Ramblings from a crisis

TW: Suicide, death, ableism, school

 

I’m thinking a lot about death these days. One moment I’m scared that my heart and the rest of my body is failing me, then suddenly I fee like this life can’t be ended fast enough and maybe I’ll have to end it myself.

I can’t end  my life, because I have to save my kid. But I can’t do much for my kid, I’m trying but it’s not enough.

I feel like I’m a burden to my partner, because my partner needs to focus on finding a school that won’t harm my autistic kid.

Sorry, this isn’t much of a post. This is just a bunch of desperate thoughts, because I can’t take this hell for much longer and no matter how hard we try, it’s not enough. Being an autistic kid who learns easily but are harmed from an allistic culture means there are no accessible schools.

As usual, I really don’t want any advice. If you comment or email me telling me what to do I’ll block you. I’m not writing this because I think anybody can solve anything for me, I’m writing this because my thoughts are too heavy to stay in my head.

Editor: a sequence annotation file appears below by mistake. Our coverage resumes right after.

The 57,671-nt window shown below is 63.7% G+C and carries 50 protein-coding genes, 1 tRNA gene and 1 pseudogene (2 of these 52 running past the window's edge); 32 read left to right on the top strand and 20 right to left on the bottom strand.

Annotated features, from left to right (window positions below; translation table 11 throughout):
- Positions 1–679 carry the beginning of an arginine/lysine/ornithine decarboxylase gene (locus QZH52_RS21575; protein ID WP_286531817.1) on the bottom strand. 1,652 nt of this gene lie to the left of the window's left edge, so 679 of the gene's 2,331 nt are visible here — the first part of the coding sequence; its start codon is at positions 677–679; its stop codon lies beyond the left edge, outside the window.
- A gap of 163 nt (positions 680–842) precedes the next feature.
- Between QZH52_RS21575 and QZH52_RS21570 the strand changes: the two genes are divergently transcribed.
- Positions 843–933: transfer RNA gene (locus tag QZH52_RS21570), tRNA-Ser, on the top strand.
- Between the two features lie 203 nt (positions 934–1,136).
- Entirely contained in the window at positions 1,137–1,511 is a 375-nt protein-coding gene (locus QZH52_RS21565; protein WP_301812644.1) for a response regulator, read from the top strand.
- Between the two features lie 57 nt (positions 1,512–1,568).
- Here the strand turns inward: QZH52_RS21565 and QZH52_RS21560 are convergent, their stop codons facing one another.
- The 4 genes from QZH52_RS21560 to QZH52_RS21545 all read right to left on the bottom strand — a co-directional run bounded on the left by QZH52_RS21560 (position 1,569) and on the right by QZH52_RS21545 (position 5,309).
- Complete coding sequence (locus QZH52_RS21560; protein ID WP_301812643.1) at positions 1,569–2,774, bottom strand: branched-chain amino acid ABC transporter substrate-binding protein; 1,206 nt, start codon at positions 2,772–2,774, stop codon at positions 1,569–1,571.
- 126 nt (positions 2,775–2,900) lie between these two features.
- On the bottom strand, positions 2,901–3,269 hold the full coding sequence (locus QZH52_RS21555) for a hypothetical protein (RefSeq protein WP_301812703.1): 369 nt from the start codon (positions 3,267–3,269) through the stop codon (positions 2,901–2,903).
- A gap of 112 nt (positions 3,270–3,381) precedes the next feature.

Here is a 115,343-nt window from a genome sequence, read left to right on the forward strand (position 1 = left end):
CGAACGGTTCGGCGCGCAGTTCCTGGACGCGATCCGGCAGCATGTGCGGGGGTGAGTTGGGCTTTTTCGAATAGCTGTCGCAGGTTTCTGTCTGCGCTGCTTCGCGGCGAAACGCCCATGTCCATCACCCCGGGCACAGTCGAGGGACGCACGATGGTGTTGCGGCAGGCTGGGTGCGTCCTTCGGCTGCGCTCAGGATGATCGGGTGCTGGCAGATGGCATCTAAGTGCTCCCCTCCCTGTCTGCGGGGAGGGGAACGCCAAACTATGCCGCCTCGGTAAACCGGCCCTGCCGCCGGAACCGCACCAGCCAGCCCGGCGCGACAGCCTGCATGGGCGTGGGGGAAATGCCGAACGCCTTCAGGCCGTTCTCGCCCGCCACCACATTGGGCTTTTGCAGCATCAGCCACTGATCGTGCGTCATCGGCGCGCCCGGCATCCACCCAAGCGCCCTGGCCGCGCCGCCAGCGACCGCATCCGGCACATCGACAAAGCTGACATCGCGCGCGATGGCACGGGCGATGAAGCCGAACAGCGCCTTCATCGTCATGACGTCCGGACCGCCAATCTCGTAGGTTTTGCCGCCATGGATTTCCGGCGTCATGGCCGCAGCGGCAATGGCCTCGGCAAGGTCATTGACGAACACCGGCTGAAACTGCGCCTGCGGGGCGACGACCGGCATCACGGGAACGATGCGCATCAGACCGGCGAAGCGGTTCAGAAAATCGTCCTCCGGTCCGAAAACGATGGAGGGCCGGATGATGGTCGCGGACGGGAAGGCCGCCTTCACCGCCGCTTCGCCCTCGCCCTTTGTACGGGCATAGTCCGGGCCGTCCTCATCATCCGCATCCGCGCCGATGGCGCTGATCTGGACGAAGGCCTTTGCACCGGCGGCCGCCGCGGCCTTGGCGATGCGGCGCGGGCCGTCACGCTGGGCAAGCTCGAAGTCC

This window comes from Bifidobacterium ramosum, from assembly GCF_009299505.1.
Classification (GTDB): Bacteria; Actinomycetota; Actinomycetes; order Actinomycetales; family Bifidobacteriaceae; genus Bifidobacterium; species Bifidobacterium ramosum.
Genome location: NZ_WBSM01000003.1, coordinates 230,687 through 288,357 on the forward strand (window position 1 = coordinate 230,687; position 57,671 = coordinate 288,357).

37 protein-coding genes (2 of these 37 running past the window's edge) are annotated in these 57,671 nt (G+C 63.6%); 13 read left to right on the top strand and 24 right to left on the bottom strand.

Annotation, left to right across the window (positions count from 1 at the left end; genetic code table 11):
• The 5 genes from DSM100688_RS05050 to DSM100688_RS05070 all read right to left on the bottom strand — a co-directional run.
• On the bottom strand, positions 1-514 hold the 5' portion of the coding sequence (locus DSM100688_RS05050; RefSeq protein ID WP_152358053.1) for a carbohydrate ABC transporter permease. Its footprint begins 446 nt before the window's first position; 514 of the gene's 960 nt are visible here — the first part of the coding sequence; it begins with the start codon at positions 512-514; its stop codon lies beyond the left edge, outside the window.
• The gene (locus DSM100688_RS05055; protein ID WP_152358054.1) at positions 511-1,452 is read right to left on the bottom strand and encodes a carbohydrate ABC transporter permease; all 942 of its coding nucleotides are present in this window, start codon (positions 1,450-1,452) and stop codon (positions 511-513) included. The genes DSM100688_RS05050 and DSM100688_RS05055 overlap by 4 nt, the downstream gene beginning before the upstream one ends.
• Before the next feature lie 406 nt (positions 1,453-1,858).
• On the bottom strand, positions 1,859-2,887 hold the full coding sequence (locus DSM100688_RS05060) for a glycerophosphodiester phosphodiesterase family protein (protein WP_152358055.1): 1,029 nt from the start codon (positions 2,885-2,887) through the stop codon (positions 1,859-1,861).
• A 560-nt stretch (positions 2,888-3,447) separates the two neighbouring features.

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Dear Autism Professionals, Please Stop Harming Us

Dear world,

Dear social workers, psychologists, teachers, doctors, principals, and all the other people that I sometimes have to interact with as a parent of an autistic kid,

Please stop making our lives a living hell.

I’ve written several posts about how Autism Parents are making autistic people’s lives hell recently, but it’s time to address what I think is one of the root causes of the Autism Parent ableism: You, the autism professionals who are very ableist and also exercise more power than you seem to understand.